LONDON, June 27 (Reuters) - A global accounting standard setter has pledged a bonfire of the boilerplates to rid annual company reports of unnecessary disclosures that confuse investors.
Hans Hoogervorst, chairman of the International Accounting Standards Board (IASB), said book-keeping rules will be changed to cut swathes through irrelevant sections of ballooning annual statements.
“The risk is that annual reports become simply compliance documents, rather than instruments of communication,” Hoogervorst said in a speech in Amsterdam on Thursday.
The 2012 annual report of HSBC runs to 546 pages, pipping RBS at 543 pages, with Barclays at a more modest 226 pages.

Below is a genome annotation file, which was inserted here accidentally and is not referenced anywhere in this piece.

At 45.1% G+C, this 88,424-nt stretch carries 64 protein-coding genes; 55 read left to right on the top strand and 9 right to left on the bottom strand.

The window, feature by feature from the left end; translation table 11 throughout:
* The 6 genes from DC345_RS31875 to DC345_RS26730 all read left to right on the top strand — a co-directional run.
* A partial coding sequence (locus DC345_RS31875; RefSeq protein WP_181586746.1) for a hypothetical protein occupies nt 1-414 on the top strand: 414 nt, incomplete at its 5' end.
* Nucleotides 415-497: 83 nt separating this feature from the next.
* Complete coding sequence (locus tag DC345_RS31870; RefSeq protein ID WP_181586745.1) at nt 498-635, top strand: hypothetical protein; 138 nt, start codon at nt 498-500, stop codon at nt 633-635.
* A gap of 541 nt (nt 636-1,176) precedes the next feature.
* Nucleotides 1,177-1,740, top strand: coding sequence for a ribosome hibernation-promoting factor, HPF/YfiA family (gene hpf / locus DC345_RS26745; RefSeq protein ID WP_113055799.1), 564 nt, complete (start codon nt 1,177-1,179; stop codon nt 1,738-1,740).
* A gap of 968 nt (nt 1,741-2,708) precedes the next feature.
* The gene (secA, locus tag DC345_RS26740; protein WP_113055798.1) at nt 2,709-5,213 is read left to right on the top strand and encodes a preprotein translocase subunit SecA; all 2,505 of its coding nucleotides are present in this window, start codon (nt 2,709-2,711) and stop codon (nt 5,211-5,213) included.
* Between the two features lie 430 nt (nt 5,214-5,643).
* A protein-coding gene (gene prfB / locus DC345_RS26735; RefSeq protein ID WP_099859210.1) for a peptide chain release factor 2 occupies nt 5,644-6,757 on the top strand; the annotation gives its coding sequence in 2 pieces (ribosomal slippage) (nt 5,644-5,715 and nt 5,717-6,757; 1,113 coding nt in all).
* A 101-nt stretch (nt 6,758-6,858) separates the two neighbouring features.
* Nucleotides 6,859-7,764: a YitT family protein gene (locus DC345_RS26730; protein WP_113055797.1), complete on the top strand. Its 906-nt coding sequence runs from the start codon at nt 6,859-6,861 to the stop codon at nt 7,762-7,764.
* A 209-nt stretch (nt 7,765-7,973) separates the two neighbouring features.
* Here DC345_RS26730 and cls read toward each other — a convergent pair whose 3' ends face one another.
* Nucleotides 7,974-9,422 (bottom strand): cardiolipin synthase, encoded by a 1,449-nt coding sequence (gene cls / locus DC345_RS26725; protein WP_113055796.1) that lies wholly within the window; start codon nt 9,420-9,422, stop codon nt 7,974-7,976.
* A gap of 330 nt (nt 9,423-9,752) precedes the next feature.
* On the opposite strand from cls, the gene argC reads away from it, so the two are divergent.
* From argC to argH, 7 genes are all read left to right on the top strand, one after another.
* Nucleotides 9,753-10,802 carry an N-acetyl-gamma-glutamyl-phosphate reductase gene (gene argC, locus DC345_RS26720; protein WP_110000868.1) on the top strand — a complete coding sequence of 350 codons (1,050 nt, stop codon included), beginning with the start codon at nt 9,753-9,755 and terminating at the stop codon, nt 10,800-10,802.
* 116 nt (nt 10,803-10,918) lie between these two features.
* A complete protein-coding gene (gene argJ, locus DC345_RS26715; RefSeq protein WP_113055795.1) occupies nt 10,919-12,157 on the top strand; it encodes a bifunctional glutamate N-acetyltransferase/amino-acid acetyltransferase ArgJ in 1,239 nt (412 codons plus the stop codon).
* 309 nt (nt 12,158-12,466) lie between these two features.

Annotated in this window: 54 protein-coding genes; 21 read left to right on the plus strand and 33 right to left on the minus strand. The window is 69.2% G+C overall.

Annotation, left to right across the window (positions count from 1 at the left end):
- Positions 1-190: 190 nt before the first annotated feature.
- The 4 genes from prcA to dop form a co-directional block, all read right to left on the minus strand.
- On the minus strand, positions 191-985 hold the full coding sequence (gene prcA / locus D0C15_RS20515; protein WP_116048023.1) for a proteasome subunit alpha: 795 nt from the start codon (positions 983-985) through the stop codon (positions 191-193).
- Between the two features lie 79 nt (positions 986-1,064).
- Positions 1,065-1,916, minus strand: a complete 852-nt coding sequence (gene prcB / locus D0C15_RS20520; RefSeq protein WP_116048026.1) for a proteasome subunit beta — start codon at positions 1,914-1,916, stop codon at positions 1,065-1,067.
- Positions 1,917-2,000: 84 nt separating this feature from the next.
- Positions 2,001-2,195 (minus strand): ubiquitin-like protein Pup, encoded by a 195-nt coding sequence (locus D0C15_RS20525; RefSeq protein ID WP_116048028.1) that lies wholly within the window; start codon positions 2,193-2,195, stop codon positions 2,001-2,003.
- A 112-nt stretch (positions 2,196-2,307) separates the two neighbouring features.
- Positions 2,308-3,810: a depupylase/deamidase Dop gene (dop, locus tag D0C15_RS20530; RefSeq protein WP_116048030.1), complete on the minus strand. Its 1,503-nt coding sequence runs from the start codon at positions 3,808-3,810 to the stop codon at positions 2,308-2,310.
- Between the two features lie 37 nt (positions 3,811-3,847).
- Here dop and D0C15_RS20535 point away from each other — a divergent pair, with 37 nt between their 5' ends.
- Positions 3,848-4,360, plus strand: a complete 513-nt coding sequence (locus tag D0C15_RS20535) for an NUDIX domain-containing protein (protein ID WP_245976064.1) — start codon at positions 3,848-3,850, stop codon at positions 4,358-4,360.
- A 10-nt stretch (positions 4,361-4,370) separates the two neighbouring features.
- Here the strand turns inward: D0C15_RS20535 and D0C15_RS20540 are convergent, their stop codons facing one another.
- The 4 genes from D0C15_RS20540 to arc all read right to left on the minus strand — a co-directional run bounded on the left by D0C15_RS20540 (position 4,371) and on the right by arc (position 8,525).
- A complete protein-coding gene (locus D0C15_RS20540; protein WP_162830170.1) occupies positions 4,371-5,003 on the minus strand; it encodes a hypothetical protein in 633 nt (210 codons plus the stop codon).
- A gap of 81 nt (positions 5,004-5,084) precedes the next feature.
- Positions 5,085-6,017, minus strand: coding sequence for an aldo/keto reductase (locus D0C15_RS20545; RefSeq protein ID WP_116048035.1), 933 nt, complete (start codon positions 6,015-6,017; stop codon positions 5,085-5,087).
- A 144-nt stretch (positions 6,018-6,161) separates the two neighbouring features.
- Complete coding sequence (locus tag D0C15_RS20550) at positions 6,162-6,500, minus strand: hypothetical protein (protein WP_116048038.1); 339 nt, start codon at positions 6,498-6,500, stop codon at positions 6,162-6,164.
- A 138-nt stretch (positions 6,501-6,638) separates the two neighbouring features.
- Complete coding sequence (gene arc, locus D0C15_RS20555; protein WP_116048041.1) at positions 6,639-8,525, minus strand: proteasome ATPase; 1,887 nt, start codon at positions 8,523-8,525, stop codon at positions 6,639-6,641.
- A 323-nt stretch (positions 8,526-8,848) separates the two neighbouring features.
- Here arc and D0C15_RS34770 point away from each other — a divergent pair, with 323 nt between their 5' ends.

Since the financial crisis, regulators have been under pressure to shed light on the accounts of banks in particular. Hoogervorst set out a plan to ditch disclosures that are not “material”, with new guidance to define what is relevant.
The medium-term aim is a new disclosure framework for the IASB’s accounting rules, used in more than 100 countries, including in the European Union.
Britain’s Financial Reporting Council, which regulates accounting, has ticked off companies for listing every conceivable risk, making it hard to spot the important details.
The ACCA, a London-based accounting body, said a study it conducted with accounting firm Deloitte found the average length of annual reports of UK-listed companies rose by 56 percent between 1996 and 2010.
Hoogervorst, a former Dutch finance minister and markets supervisor, said even his “quick win” changes will have a big impact and remove most excuses for boilerplate disclosures.